When do banks foreclose?

Sitting here on this grey day I am thinking about worst case scenarios...

I know I should know the answer to this question but:

Lets say you have an IP purchased this year for $500K. For simplicity, lets say this is your only property.

You took out an 80% loan for $400K with one of the big 4 banks.

They doomsdayers were in fact correct, the bottoms falls out of the market and the IP is now down 30% in value. New value is $350K.

So, you have negative equity.

Are the banks concerned with this? As long as you keep making the mortgage payments are they happy? I assume that foreclosure would only occur if you default on the mortgage payments.

Is this correct?
Many thanks,
Graham
 
Sitting here on this grey day I am thinking about worst case scenarios...
It would perhaps better to put your mind to something that actually creates something....I suppose a bit of reflection on a worst case scenario is OK too :p

So, you have negative equity. Are the banks concerned with this?
Concerned - yes. Worried enough to do anything about it - probably not, unless you have exposure to the one lender of over $1M - then you might come up on their radar for a "review". That is why it is good to spread your loans around a number of different lenders. If one does get a "set" on you, then at least the others won't.


As long as you keep making the mortgage payments are they happy?
Yes, they just want their interest. They really don't even want the principal back....waht are they going to do with it? They have to find another customer to loan it too again...too much work.


I assume that foreclosure would only occur if you default on the mortgage payments. Is this correct?
Yes, and you can't make some 'arrangement' to get back on track.

If this were to happen, lots of other people are in the exact same position. What do the banks want with all those negative equity houses (after repossession??).
 
My understanding is that provided there are no other reason for them to go and value your property, and you are up to date in payments, it should generally not be a problem.

Having said that there is nevertheless a small possiblity that they may do a "margin call" and request that your loan be brought back to 80% LVR.


One of your key risk mitigation (if you perceive this as a risk) is to buy in areas that are historically stable through the economic situations forecast by the doomsday sayers.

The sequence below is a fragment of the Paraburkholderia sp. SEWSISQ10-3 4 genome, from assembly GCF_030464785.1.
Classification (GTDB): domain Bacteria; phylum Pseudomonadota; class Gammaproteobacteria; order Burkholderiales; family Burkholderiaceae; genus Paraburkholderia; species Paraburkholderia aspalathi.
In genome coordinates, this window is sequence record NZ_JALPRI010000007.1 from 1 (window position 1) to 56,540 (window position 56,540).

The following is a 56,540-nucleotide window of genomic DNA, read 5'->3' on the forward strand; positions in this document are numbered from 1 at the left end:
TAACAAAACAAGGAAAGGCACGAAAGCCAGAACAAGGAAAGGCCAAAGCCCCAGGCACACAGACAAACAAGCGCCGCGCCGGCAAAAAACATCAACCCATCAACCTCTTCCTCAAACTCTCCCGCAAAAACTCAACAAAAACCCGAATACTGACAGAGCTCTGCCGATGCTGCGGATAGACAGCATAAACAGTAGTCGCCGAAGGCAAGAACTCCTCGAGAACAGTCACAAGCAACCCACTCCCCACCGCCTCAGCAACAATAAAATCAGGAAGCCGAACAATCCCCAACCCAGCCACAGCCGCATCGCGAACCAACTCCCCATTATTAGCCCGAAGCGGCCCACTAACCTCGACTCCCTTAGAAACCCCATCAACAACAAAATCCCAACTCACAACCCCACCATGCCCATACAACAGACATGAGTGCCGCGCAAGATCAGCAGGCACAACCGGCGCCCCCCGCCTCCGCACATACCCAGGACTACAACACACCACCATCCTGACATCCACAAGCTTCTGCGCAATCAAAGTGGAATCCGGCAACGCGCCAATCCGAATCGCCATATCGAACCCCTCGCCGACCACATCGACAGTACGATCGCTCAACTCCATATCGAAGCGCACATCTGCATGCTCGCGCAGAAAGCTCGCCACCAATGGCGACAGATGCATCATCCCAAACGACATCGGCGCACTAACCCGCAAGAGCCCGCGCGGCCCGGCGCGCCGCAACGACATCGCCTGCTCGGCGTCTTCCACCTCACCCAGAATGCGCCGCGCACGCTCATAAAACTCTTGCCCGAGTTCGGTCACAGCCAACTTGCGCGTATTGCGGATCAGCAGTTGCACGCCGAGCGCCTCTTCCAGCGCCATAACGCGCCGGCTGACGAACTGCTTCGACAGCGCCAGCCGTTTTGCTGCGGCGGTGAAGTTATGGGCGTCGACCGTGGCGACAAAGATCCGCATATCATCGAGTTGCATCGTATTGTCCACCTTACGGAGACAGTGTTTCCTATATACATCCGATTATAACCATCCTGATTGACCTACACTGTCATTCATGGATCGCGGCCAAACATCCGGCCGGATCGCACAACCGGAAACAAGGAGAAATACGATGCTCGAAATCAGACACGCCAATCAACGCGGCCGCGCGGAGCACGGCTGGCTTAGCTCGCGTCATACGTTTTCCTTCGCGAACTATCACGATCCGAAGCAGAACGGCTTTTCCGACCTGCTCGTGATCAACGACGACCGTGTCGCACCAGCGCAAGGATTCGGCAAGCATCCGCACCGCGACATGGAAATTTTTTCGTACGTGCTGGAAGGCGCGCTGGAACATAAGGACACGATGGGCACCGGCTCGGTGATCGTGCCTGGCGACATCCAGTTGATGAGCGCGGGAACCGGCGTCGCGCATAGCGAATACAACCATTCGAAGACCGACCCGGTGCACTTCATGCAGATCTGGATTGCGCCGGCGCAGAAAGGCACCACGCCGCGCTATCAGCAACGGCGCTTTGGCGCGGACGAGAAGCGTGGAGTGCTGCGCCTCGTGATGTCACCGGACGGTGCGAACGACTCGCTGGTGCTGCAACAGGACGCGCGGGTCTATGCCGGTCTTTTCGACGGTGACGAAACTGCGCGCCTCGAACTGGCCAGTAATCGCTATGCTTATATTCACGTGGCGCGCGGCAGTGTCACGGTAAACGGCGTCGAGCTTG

Cheers,

The Y-man
 
It's rare they foreclose resi unless you miss payments.
What often happens is owners can't afford payments or stop paying as they see no point paying for a house that's now worth much less.

One of your key risk mitigation (if you perceive this as a risk) is to buy in areas that are historically stable through the economic situations forecast by the doomsday sayers.
You say this as if there are some obvious areas that have never decreased in value.
So where are these "stable" areas? Even for the last 20 years.
 
Thanks Propertunity and Y-Man,

Using a 2nd lender when the total loans > $1M sounds like a good idea. I am currently in the process of getting approval (through a broker) for about $1.4 with CBA.. (Have existing loans totaling $1M, buying a 3rd $500K property soon) Perhaps I need to rethink having all 3 loans with them...

I was thinking about 80% LVR or even less, and will have some shares to sell should the bank make that "margin call". (As long as the share market hasn't gone tiits up too!!

Sorry, it sounds like I'm being negative but I just want to make sure the shirt is safe on my (and more importantly my girlfriends) back!!http://www.somersoft.com/forums/images/icons/icon7.gif

Y-Man, where do you source that historical info regarding those safer suburbs? Could you possibly supply a website or do you have a residex account?

Thanks again,
Graham
 
Foreclosure is an absolute last resort.

Banks make money by charging interest, so it is in their interests to keep the loan going so long as the payments are being made.
Marg
 
Y-Man, where do you source that historical info regarding those safer suburbs? Could you possibly supply a website or do you have a residex account?

You'll need to ask others here for NSW.

In Vicotoria, postcode data is sold through the Government.

Cheers,

The Y-man
 
You say this as if there are some obvious areas that have never decreased in value.
So where are these "stable" areas? Even for the last 20 years.

No idea :D

I guess it comes down to the participant's interpretation of my use of the word "stable".
Perhaps lower volatility would have been better? Again, couldn't name them for you.
It could be stable at zero growth too...

Cheers,

The Y-man
 
Thanks Propertunity ....where do you source that historical info regarding those safer suburbs?

We use paid-for-subscription software in-house for this kind of info. You can pull up the last 20 years of CG for houses/units of any suburb you care to find out about.

Here's an example - say Ashfield in Sydney's Inner West - can't really complain about small falls in 2004/5 (2 years out of 20). ;)

Cheers,
Alan